It took a while to figure out how to incorporate both the ChatGPT API and the Whois API, but that worked relatively quickly. There wasn't one particular thing that was causing a lot of issues, but rather many small things that worked and then didn't and then worked again. I think the main problem was that at some point the code got quite long and quite cluttered, and it was hard to tell what's leading to what and in what order, especially as we were working together on the same files at the same time. Most of our issues were the kind where something is accidentally "undefined", suggesting data that isn't being sent, or isn't being sent correctly. Those were relatively easier to fix as we just followed the path of the data and figured where the problem was.

The issues that were more difficult to solve were things like internal server errors where we couldn't tell what caused the issue. At some point we had to start just removing lines of code until we didn't see the error anymore, then redo some parts and unfortunately give up on others.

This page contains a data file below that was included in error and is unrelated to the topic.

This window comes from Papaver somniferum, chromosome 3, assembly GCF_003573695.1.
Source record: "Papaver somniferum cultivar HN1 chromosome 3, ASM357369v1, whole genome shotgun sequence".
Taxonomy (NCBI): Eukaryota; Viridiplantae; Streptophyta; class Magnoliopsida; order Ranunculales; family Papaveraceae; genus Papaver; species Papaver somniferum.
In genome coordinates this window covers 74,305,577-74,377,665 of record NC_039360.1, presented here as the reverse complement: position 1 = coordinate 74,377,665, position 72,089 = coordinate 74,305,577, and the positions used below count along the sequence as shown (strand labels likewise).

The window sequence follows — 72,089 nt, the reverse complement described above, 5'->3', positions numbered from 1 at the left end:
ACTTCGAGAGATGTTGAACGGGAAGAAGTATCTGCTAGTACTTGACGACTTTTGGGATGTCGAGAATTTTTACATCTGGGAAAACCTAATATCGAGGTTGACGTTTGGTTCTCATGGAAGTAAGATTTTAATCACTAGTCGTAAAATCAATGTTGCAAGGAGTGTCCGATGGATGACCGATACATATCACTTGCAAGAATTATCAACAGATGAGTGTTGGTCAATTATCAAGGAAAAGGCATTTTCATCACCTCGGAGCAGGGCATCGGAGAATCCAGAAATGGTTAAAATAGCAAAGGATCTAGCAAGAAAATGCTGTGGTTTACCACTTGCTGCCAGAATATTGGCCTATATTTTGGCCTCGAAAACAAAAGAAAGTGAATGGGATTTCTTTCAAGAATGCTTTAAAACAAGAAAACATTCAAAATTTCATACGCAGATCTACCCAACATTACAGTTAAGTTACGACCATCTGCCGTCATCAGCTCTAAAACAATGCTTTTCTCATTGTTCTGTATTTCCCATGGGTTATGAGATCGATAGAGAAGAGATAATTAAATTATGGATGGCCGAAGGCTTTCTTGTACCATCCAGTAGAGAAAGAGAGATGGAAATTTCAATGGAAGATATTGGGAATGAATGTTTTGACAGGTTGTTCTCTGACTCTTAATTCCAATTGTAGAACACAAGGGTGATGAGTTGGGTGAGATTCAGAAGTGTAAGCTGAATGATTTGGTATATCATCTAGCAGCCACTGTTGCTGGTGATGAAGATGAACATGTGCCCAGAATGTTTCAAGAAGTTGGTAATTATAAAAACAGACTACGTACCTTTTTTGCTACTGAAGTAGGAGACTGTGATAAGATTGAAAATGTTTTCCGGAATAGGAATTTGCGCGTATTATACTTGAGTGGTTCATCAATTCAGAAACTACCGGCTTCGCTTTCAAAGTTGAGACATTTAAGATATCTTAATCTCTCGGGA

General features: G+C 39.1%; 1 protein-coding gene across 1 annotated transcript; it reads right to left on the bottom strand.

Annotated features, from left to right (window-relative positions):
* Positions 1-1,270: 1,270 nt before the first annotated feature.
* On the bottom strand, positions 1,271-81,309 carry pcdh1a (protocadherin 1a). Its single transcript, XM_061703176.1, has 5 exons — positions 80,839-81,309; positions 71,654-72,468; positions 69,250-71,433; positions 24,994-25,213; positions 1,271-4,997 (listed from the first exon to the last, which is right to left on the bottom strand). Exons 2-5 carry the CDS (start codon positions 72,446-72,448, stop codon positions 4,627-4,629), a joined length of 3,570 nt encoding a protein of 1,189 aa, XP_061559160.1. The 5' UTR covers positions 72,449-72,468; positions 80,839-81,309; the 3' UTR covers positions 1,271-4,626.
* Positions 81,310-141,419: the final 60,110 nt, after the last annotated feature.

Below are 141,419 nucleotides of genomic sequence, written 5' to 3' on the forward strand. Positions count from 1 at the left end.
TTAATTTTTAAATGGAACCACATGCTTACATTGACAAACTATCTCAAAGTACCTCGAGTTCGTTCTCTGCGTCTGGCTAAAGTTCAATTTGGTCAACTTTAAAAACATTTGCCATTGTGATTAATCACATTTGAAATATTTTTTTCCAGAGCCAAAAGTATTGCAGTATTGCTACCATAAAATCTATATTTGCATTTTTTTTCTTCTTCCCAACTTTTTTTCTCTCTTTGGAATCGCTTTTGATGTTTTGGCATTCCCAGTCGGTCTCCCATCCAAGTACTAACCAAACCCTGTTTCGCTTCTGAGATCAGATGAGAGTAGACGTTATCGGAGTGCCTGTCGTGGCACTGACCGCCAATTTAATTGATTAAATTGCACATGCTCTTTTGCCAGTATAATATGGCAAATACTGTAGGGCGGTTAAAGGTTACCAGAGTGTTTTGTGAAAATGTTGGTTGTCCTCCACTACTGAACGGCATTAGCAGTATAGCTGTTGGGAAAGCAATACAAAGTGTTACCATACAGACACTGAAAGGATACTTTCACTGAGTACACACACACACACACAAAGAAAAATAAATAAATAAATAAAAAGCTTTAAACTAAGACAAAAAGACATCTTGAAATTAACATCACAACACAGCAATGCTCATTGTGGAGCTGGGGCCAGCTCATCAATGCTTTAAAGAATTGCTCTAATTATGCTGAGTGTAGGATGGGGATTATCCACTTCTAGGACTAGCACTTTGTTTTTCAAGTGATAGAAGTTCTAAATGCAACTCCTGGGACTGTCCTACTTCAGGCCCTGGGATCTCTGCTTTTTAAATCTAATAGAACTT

We made an object for each client that is made of key-value pairs of all the data points. The data itself isn't being gathered in the same manner and all at once, so the information is being added to that object in several different parts of the code. For example, this is data that is being gathered from the browser upon connection to the web socket:

clientDataCollection = {

 browser: navigator.userAgent,

  browserName: navigator.appName,

  browserEngine: navigator.product,

  browserVersion: navigator.userAgent,

  browserLanguage: navigator.language,

  scrColorDepth: screen.colorDepth,

  windowWidth: window.innerWidth,

  windowHeight: window.innerHeight,

  timeOpened: new Date(),

  timezone: new Date().getTimezoneOffset() / 60,